Health minister Alan Milburn has proposed a pooled insurance scheme for trusts, but some argue it's a risky game. Seamus Ward reports

The introverted world of insurance is an unlikely battleground for the ideological war against the NHS internal market. But health minister Alan Milburn has opened up this new front nonetheless.

At the end of last month, he announced plans to force English trusts to set up a risk-pooling scheme to insure against non-clinical risks such as back injuries and building subsidence.

The proposal is 'one more nail in the coffin of the expensive and discredited NHS internal market', he says, not to mention the possible 45m that could be directed into patient care rather than insurance companies' pockets.

But the insurance industry says pooled insurance schemes only store up problems. A similar fund for solicitors has a shortfall of around 450m. So who is right?

Pools are a self-help funding mechanism. Members pay an annual premium based on their claims history, their accident prevention schemes and the likely amount of cash the pool will pay out over the coming 12 months.

In the early years there are few claims, so premiums tend to be low. Insurers estimate that only 3 per cent of the final amount of the claim is paid out in the first year. But as time goes on, claims rise and premiums increase so that the pool can cover the settlements.

NHS managers are split over the proposal. The Healthcare Financial Management Association is worried that in order to save 45m now, the health service could be open to huge claims in future years. 'It is important that the NHS financial position will be secure,' it says. 'If little amounts are paid now, the NHS could be hit with big bills later. The new system needs to ensure it collects sufficient premiums. As accountants, we wish to ensure there is sufficient provision for future liabilities.'

Helen Chalmers, finance and business planning director at London Ambulance Service trust and HFMA treasurer, says the changes are a headache the NHS does not need while it is implementing structural change.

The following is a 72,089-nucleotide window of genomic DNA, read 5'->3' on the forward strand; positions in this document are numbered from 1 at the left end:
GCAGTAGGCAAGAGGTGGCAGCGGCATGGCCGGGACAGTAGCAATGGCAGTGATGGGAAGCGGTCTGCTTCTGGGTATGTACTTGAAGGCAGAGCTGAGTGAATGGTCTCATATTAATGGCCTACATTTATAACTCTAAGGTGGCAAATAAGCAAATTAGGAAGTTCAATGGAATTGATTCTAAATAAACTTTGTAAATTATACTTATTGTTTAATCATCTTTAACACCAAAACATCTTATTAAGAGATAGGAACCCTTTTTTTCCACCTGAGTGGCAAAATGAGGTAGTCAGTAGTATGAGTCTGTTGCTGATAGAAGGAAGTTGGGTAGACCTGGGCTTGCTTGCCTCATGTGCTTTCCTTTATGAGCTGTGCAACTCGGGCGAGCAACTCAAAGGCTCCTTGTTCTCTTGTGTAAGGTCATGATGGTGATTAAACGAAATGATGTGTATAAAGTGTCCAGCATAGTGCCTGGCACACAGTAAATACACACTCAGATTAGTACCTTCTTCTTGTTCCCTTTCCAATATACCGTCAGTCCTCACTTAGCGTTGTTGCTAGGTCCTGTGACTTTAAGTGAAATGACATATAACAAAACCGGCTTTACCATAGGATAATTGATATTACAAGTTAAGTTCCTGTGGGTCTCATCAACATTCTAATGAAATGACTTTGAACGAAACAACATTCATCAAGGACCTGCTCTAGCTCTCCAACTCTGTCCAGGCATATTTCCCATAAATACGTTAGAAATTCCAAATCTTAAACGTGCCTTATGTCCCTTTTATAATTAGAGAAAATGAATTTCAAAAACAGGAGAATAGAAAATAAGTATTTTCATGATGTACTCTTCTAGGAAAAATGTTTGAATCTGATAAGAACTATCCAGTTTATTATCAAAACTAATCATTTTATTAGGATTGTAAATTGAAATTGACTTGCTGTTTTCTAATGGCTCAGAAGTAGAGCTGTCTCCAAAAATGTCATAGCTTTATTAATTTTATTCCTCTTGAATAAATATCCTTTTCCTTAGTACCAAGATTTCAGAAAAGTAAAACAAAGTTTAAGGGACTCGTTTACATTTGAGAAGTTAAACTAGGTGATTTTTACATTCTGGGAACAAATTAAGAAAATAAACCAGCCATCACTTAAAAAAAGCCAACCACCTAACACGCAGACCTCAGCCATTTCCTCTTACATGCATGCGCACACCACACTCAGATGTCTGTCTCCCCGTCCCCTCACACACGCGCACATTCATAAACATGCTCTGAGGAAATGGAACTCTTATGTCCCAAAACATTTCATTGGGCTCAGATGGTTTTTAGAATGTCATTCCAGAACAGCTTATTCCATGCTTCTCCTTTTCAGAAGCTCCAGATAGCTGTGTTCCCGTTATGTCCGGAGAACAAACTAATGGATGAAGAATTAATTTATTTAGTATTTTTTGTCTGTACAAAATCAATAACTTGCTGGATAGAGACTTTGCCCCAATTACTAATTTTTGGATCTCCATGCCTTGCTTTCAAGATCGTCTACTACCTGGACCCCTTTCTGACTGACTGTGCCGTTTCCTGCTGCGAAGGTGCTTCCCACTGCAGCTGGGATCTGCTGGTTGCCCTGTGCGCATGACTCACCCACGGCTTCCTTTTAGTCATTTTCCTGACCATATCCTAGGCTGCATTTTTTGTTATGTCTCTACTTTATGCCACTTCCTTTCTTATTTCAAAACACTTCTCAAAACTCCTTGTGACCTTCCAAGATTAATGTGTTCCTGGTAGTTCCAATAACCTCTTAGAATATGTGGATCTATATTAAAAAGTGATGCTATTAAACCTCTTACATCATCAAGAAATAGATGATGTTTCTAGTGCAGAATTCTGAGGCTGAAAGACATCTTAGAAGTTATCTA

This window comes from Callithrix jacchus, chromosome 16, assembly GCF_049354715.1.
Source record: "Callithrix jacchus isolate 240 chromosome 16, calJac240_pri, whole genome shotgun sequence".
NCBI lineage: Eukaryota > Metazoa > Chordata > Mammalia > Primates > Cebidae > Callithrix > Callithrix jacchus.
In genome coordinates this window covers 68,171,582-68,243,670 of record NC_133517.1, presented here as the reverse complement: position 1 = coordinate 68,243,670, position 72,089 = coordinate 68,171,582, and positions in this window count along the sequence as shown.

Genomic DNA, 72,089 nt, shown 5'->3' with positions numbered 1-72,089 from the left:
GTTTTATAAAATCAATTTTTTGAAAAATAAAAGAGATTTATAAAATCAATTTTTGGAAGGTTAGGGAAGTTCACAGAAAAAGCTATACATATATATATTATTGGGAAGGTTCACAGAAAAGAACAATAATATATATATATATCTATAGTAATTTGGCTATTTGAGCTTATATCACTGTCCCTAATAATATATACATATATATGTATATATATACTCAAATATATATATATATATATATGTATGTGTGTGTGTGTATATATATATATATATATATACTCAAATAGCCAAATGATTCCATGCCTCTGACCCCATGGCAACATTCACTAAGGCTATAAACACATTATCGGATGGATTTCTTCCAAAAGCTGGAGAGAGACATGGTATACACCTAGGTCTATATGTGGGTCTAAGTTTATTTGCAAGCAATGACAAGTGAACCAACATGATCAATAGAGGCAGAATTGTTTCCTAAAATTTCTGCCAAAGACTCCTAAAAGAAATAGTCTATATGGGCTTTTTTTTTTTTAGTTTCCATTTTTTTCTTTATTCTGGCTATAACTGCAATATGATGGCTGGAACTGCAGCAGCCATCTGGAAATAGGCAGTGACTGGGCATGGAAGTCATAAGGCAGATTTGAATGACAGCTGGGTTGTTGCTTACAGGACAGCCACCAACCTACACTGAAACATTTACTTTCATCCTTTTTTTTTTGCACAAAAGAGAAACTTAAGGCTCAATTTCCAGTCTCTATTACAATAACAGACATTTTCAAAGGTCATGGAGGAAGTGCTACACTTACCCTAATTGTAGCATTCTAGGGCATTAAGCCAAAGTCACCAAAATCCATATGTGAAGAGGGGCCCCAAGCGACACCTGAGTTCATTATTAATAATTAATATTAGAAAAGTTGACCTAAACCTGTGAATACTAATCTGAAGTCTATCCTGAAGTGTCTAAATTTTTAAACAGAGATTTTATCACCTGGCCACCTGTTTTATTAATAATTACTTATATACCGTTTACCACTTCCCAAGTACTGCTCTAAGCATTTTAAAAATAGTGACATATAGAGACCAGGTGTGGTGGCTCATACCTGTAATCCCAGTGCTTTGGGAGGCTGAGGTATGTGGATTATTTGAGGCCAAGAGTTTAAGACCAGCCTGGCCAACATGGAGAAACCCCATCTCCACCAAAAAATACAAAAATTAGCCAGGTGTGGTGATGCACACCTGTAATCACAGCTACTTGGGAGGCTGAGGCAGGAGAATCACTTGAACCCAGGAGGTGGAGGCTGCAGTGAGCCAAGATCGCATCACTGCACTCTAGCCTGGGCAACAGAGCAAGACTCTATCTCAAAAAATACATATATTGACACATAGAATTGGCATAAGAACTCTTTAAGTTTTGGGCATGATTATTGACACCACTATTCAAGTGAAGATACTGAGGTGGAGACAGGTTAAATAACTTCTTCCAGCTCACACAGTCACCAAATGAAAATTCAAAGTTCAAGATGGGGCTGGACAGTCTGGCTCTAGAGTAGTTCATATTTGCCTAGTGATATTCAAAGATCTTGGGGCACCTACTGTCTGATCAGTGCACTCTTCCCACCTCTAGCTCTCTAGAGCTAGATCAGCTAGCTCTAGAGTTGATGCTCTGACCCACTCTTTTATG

'There are things that can wait and I think this is one,' she says.

'Three years into having commercial insurance, we are starting to see our accident rate drop. The discipline of risk managers, brokers and insurers has forced us to do that.'

Commercial insurance saved her trust around 300,000 over recent years, she says.

Ms Chalmers believes the NHS could benefit from pooling arrangements for a limited number of low-probability, high-cost risks, such as interruption to business. But she adds: 'This trust would be adamant that it should retain commercial insurance for vehicles, as a minimum.'

But Tom Jones, the Association of Certified Chartered Accountants' health service spokesman and a former director of finance and information at Herefordshire health authority, believes the proposed arrangements will be cheaper. 'The NHS has a good track record of managing its own risk. It is a model for the whole public sector.'

He dismisses warnings that pooling will lead to huge bills in later years and says this is a matter for management, not an argument against pooling.

'The agency controlling the pooling will have to ensure that prices reflect the risks,' he says.

If the NHS can continue to improve its management of non-clinical risk and the pooled scheme is well funded, it may save a small amount of money.

But if it is not, well managed trusts could find themselves with a hefty bill.

The case against

The Solicitors' Indemnity Fund is the most commonly cited example by those who oppose pooling insurance. It was set up about 10 years ago by the Law Society.

The fund faces a shortfall of around 450m, largely because of heavy claims following the collapse of the housing market in the late 1980s. The law firms became the insurers of last resort - liable to pay up when claims exceeded the premiums collected.

The Law Society is now consulting solicitors on the fund's future, and pressure is growing for lawyers to be allowed to obtain their insurance in the open market.

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The successful scheme

Many councils have joined a pooling scheme to insure against the costs of terrorist attacks. The Pool Reinsurance Company ensures that if a member makes a claim greater than their premium, the shortfall will be made up by the insurance companies up to an agreed limit. If the claim still exceeds this total, the government will pay the remainder.

Pool Reinsurance is viewed as a success, but this could be down to the limited IRA campaign since 1993, tighter security and high initial premiums. But even members of a successful scheme need deep pockets. When the IRA bombed London Docklands in 1996, it is believed members had to find an additional 190m.